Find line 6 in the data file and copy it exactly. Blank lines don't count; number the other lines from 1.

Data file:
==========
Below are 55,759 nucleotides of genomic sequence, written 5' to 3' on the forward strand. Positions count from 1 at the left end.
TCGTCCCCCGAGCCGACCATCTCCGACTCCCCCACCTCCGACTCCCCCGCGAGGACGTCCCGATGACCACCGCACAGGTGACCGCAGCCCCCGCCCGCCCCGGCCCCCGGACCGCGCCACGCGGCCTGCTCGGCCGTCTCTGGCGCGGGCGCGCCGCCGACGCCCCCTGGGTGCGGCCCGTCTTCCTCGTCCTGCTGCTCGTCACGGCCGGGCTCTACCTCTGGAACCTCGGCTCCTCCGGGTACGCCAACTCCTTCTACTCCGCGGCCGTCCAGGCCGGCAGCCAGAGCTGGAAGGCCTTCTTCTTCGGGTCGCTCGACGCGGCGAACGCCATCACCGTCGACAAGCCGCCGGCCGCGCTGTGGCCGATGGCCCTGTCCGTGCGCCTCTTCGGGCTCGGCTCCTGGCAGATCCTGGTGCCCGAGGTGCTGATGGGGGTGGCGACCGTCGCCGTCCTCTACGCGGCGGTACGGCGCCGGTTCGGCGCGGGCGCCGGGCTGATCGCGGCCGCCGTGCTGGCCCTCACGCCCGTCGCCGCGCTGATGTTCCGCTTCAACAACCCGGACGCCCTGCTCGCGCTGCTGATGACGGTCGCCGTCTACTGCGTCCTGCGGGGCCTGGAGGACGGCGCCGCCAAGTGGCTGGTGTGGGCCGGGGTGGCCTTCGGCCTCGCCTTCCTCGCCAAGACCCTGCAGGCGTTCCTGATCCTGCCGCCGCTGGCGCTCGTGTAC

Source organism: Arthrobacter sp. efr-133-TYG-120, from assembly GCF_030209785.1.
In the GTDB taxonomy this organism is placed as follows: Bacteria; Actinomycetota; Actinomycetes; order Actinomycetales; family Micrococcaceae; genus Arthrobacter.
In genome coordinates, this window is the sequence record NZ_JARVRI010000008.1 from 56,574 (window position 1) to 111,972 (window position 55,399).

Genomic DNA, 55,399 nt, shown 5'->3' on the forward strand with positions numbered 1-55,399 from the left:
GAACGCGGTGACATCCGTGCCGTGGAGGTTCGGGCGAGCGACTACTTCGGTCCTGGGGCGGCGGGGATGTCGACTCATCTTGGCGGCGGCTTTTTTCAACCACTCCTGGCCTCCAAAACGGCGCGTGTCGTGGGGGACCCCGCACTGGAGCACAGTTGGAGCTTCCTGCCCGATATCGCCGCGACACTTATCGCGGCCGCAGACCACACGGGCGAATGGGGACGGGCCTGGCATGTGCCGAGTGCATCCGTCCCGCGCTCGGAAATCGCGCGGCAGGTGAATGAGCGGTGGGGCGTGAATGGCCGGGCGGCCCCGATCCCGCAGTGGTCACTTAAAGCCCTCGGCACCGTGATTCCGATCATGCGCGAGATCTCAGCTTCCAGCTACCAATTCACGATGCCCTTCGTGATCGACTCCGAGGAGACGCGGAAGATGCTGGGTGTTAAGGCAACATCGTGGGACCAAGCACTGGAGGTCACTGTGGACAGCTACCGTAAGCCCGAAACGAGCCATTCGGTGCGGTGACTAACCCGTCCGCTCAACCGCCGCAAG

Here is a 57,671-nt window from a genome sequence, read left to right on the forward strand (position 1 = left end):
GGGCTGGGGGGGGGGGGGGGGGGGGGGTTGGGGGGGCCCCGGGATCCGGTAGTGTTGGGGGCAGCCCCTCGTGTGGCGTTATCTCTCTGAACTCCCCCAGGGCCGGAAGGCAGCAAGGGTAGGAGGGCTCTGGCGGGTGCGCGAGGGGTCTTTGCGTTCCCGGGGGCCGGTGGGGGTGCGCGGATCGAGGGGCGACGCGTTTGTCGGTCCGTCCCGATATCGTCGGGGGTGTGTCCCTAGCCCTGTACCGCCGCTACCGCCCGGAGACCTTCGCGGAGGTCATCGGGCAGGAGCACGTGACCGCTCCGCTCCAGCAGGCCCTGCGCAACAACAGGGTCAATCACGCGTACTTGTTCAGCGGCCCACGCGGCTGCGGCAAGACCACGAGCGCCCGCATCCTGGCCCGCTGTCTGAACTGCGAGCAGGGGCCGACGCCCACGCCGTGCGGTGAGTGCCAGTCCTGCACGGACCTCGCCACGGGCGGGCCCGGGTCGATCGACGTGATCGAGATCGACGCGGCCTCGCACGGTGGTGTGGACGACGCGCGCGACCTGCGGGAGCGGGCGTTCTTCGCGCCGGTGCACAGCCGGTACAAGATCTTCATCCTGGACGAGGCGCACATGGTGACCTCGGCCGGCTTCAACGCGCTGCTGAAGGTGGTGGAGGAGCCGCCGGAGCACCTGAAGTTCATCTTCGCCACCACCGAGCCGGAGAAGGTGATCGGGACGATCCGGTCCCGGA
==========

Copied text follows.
Genomic DNA, 55,399 nt, shown 5'->3' on the forward strand with positions numbered 1-55,399 from the left: